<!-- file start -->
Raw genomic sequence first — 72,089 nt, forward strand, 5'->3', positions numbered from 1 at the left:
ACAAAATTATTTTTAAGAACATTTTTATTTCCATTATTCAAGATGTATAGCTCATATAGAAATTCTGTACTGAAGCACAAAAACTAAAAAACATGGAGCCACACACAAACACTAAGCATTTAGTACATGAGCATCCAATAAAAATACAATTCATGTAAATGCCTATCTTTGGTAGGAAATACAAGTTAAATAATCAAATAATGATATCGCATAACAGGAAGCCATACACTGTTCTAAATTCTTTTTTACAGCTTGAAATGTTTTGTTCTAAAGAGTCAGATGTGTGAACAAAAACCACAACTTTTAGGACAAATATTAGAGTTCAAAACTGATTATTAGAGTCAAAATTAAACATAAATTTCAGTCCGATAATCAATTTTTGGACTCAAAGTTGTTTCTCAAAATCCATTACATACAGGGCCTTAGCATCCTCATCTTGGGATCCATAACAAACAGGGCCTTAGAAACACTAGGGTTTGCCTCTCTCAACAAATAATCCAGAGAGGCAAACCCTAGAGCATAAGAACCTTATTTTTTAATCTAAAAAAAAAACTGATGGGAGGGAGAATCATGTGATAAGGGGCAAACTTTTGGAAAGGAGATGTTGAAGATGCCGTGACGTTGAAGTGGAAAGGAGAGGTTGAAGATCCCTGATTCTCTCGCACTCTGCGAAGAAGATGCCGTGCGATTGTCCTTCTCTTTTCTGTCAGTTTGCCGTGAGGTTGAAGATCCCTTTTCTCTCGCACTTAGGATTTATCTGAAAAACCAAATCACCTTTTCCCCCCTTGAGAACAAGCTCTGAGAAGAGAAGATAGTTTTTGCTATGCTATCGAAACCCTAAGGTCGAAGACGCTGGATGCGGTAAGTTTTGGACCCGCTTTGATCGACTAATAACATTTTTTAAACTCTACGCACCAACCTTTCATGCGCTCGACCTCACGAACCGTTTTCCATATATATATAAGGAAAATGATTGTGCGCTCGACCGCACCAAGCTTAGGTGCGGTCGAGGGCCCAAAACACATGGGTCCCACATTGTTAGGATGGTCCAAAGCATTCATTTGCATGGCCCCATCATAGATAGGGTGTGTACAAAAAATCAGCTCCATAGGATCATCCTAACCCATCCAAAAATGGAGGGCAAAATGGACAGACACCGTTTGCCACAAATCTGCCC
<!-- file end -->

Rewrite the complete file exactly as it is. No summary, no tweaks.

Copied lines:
Raw genomic sequence first — 72,089 nt, forward strand, 5'->3', positions numbered from 1 at the left:
ACAAAATTATTTTTAAGAACATTTTTATTTCCATTATTCAAGATGTATAGCTCATATAGAAATTCTGTACTGAAGCACAAAAACTAAAAAACATGGAGCCACACACAAACACTAAGCATTTAGTACATGAGCATCCAATAAAAATACAATTCATGTAAATGCCTATCTTTGGTAGGAAATACAAGTTAAATAATCAAATAATGATATCGCATAACAGGAAGCCATACACTGTTCTAAATTCTTTTTTACAGCTTGAAATGTTTTGTTCTAAAGAGTCAGATGTGTGAACAAAAACCACAACTTTTAGGACAAATATTAGAGTTCAAAACTGATTATTAGAGTCAAAATTAAACATAAATTTCAGTCCGATAATCAATTTTTGGACTCAAAGTTGTTTCTCAAAATCCATTACATACAGGGCCTTAGCATCCTCATCTTGGGATCCATAACAAACAGGGCCTTAGAAACACTAGGGTTTGCCTCTCTCAACAAATAATCCAGAGAGGCAAACCCTAGAGCATAAGAACCTTATTTTTTAATCTAAAAAAAAAACTGATGGGAGGGAGAATCATGTGATAAGGGGCAAACTTTTGGAAAGGAGATGTTGAAGATGCCGTGACGTTGAAGTGGAAAGGAGAGGTTGAAGATCCCTGATTCTCTCGCACTCTGCGAAGAAGATGCCGTGCGATTGTCCTTCTCTTTTCTGTCAGTTTGCCGTGAGGTTGAAGATCCCTTTTCTCTCGCACTTAGGATTTATCTGAAAAACCAAATCACCTTTTCCCCCCTTGAGAACAAGCTCTGAGAAGAGAAGATAGTTTTTGCTATGCTATCGAAACCCTAAGGTCGAAGACGCTGGATGCGGTAAGTTTTGGACCCGCTTTGATCGACTAATAACATTTTTTAAACTCTACGCACCAACCTTTCATGCGCTCGACCTCACGAACCGTTTTCCATATATATATAAGGAAAATGATTGTGCGCTCGACCGCACCAAGCTTAGGTGCGGTCGAGGGCCCAAAACACATGGGTCCCACATTGTTAGGATGGTCCAAAGCATTCATTTGCATGGCCCCATCATAGATAGGGTGTGTACAAAAAATCAGCTCCATAGGATCATCCTAACCCATCCAAAAATGGAGGGCAAAATGGACAGACACCGTTTGCCACAAATCTGCCC